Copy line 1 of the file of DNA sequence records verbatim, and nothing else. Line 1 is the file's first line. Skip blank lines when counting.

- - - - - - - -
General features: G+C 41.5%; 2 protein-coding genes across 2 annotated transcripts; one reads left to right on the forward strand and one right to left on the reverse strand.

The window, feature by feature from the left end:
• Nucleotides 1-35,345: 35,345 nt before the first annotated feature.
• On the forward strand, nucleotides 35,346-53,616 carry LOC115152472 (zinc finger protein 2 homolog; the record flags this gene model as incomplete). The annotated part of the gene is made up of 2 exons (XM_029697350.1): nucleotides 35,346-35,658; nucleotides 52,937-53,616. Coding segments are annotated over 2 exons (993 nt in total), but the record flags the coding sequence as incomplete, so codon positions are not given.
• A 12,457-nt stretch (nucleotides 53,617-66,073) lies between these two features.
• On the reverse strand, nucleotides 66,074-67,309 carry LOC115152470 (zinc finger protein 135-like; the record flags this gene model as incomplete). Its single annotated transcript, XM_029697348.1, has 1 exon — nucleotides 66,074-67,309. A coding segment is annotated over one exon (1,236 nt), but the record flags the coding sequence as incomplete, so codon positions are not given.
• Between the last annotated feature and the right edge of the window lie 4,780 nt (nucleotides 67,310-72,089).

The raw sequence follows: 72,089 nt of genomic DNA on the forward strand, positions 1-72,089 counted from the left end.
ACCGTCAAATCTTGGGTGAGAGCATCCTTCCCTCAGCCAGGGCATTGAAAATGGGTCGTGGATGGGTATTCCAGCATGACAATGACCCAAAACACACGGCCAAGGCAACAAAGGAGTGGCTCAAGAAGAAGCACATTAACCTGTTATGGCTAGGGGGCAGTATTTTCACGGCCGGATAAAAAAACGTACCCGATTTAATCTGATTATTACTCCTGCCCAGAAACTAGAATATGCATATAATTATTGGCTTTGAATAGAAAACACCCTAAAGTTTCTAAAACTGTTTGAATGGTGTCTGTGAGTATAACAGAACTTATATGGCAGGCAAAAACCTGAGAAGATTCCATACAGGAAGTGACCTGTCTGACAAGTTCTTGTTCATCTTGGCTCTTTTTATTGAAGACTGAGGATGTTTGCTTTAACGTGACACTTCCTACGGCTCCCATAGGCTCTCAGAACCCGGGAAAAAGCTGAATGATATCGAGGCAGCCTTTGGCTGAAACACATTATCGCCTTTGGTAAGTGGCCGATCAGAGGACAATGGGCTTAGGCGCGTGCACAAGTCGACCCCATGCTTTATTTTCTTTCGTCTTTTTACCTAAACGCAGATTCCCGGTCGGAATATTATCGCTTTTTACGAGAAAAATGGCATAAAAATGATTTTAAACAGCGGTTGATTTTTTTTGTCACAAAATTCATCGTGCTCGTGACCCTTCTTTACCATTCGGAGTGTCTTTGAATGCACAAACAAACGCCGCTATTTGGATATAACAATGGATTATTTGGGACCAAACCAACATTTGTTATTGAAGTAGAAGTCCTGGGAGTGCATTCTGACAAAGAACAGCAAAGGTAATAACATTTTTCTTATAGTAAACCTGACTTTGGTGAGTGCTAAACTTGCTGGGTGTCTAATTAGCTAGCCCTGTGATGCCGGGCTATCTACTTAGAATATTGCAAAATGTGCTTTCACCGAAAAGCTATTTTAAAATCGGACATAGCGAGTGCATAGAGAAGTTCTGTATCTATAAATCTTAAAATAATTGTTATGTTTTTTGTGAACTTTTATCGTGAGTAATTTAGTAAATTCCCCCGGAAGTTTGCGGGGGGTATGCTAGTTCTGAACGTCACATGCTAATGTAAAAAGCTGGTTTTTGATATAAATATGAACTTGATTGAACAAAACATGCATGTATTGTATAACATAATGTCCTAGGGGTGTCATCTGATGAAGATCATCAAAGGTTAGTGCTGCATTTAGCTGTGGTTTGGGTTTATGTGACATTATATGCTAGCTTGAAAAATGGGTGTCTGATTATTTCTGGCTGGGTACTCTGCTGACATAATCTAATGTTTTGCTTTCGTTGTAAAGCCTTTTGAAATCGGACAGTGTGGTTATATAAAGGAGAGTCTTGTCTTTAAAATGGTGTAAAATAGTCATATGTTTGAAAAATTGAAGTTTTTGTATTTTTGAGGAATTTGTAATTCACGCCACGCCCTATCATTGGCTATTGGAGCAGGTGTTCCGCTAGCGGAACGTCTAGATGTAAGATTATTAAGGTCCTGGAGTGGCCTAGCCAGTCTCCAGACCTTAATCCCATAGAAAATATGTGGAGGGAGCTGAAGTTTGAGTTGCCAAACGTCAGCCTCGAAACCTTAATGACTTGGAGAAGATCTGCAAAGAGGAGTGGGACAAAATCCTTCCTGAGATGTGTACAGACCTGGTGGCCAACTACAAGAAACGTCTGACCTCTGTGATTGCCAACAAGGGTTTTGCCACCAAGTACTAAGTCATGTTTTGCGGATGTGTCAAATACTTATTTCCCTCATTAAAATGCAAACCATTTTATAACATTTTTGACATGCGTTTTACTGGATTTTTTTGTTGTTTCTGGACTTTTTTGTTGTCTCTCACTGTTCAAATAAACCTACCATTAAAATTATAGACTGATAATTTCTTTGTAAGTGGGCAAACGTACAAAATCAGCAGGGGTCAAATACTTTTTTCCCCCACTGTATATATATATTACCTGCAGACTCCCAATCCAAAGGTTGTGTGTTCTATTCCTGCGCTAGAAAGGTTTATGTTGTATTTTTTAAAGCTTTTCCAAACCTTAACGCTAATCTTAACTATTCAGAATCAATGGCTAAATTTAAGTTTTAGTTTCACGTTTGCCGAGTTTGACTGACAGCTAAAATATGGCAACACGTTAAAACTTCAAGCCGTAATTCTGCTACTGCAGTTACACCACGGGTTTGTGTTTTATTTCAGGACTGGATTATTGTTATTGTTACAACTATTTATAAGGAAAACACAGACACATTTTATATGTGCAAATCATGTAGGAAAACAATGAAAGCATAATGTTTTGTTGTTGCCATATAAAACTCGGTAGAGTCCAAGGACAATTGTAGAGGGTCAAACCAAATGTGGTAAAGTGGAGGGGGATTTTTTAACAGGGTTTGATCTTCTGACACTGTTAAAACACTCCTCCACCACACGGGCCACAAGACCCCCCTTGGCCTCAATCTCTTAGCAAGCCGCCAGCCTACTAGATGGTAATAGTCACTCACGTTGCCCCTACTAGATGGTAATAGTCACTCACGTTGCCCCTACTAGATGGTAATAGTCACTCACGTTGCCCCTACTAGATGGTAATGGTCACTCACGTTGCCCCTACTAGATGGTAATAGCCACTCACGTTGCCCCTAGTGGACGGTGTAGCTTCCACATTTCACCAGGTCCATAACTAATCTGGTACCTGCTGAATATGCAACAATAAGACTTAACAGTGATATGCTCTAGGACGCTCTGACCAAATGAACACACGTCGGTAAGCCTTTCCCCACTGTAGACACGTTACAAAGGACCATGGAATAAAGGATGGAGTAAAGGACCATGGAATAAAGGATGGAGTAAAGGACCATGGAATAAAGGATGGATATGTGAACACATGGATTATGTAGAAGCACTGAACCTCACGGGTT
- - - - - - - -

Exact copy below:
General features: G+C 41.5%; 2 protein-coding genes across 2 annotated transcripts; one reads left to right on the forward strand and one right to left on the reverse strand.